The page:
Occasionally I’ll come across an album that stops the world around me when I listen to it. The music committed to that record holds a type of special magic that can’t really be explained or dissected, as any attempt pales in comparison to the art itself. What some hear as “noise”, I hear as the unlocking of the universe for the duration of time that lives between hitting play and the last note that floats along like embers of a dying fire. Albums like Steve Reich’s Music For 18 Musicians, Terry Riley’s A Rainbow In Curved Air, JD Emmanuel’s Wizards and Jonas Munk’s Absorb Fabric Cascade are journey records. The encompass their own musical galaxies. They set fire to your imagination and pull you into these worlds of repetition, looping time, and dense atmosphere. Los Angeles-based composer and violinist Forest Walker has added to my list of big idea albums with his new release UV Sea. It’s a classical album for the modern age. At times dark and foreboding and at times sunlit and shimmering, UV Sea is a stunning LP for deep thinking and existential pondering.
So here are some things I know about Forest Walker, according to a one sheet I found on him:
Forest is a composer based in Los Angeles, California. His work focuses on deconstruction of mythologies of sound. He prefers his burgers medium rare, his TV from the year 2000 with a strong female lead, and his reverb tails a little longer than maybe he should. He holds a master’s in Composition and Music Theory from NYU and currently an engineering position at Hans Zimmer’s Remote Control Productions.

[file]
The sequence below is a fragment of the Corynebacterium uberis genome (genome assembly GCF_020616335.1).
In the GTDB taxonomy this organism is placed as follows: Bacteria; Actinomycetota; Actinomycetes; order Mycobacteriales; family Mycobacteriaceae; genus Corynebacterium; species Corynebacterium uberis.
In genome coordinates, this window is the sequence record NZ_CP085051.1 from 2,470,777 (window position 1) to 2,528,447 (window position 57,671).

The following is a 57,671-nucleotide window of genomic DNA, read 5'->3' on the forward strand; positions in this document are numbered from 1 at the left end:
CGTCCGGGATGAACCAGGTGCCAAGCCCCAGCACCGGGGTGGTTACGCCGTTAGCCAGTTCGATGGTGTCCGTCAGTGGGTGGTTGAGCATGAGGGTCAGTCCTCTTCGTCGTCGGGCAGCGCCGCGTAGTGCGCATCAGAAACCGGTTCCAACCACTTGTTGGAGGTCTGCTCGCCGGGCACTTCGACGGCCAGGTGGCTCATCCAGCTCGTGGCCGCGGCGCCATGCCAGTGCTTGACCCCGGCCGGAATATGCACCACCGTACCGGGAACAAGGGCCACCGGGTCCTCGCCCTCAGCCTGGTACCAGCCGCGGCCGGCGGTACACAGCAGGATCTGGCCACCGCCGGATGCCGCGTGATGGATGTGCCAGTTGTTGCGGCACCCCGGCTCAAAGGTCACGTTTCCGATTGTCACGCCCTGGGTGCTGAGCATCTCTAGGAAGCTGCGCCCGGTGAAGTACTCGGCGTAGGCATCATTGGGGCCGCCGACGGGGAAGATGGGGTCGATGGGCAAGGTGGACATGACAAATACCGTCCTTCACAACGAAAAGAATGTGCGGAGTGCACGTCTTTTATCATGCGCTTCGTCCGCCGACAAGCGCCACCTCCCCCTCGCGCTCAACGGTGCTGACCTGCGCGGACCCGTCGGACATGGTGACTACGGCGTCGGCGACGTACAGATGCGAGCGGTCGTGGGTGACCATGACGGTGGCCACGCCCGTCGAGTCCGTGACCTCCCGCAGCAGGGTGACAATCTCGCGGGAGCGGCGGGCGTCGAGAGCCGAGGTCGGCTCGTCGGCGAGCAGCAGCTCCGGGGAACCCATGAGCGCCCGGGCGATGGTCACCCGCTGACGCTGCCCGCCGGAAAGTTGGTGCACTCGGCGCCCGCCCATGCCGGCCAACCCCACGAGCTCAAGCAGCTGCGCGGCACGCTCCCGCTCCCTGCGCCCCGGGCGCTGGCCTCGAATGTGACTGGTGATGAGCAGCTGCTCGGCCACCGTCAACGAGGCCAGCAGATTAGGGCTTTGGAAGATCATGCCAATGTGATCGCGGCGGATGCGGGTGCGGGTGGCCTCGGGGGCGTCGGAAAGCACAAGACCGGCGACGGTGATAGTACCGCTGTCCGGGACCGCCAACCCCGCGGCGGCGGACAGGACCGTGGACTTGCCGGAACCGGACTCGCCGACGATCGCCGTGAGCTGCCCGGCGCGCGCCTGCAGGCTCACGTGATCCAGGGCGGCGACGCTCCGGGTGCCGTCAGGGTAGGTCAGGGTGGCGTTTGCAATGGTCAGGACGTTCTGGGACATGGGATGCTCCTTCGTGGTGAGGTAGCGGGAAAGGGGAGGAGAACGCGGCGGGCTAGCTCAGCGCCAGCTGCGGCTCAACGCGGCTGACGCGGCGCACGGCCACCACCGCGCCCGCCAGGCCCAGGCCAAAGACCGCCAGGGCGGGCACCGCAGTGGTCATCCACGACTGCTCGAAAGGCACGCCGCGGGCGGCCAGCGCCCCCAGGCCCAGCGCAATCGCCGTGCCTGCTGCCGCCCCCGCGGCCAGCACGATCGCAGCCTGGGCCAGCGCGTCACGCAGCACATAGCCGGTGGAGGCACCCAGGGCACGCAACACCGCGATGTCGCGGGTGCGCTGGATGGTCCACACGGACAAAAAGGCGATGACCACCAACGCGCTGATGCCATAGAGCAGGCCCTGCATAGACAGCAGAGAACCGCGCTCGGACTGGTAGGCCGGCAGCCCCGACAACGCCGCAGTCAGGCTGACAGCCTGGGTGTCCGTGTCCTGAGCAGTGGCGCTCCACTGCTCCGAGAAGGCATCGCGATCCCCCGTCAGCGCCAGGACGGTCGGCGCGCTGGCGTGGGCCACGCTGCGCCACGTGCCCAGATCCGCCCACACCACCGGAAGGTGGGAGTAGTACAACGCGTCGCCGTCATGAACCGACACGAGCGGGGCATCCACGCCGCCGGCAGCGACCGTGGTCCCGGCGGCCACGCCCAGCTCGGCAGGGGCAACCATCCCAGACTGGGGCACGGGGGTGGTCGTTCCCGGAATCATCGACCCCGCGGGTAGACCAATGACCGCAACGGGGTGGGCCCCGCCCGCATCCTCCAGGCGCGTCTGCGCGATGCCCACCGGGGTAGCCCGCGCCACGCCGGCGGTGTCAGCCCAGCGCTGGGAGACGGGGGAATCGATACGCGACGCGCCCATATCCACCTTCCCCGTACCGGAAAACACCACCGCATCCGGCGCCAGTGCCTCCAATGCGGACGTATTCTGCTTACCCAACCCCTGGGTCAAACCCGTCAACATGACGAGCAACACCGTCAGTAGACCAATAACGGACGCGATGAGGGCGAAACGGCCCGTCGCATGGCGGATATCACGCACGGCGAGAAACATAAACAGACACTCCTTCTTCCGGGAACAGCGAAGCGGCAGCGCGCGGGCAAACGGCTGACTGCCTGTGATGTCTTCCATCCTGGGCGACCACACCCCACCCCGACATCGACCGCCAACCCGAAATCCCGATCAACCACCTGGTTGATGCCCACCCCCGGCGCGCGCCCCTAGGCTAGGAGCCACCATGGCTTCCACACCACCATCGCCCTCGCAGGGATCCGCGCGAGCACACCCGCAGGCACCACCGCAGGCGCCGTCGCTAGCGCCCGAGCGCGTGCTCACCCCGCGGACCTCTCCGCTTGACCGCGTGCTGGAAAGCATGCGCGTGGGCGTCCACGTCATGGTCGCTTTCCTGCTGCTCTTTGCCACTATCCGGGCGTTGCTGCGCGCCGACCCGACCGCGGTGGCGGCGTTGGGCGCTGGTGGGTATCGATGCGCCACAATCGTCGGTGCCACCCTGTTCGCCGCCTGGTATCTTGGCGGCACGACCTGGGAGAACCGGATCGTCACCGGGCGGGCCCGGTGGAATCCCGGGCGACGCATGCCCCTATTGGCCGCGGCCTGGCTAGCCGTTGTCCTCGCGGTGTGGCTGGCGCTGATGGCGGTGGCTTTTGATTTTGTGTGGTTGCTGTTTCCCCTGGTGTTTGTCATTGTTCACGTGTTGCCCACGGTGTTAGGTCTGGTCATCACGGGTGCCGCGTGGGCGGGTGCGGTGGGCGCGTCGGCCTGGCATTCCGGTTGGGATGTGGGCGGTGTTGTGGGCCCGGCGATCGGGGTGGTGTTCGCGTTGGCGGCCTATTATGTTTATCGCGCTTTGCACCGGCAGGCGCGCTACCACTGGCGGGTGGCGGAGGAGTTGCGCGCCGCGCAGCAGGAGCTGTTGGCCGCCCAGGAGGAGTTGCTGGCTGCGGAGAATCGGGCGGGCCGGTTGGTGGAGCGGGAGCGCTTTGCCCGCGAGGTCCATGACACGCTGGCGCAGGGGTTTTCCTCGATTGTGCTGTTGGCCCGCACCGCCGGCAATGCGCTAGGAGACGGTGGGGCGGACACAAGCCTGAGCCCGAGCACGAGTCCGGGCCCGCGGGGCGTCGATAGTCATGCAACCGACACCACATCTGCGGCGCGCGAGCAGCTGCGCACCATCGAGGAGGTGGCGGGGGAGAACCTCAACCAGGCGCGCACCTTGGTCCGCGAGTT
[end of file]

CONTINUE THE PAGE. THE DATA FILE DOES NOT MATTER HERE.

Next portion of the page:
“Deconstruction of mythologies of sound.” That’s an important thing to know, as if I’d read that prior to listening to UV Sea I would’ve assumed I was seeing pretentiousness at work. But once you hear opening track “Desert Lighthouse” you start to understand that whole “deconstruction of sound” thing pretty well. The work of Steve Reich comes to mind immediately in the piece’s opening salvo of staccato notes and drone-like bliss. There’s a beautiful mix of organic and synthetic as the song rolls along. It’s a stunning piece that feels like first light after a long night of darkness. “Amendment of Fundamental Axioms” sounds like mechanical experimentation. New age music for androids. It has sci fi elements to it, with dissonant squeals that battle against what sound like strings hanging in the air. “Saved Video of a Postcard” hints at darkness around the corner. It radiates a tempered tension. The existential equivalent of something lurking around the darkened corners, but in one’s own mind. It’s an exquisite melding of the musical forms of Philip Glass and Johnny Greenwood.
Walker composes as if there’s a scene to tell with each piece. What may come off as merely atmospheric soundscapes are far more richer than that. There’s something far more vast than that going on, and last track “Realtime Lapse” feels like this cavernous work of art. It encompasses this vast space with sound and scope. It’s thoughtful and purposeful noise. It could score the beginning of the universe, or it’s undoing both equally and perfectly.
Forest Walker’s UV Sea is another album to lose yourself in. To my ears it’s essential, forward-thinking classical music with experimental undertones. It invites you to sink into it’s drone-y spaces, both dark and light, and see how you come out the other side. You’ll be all the better for it.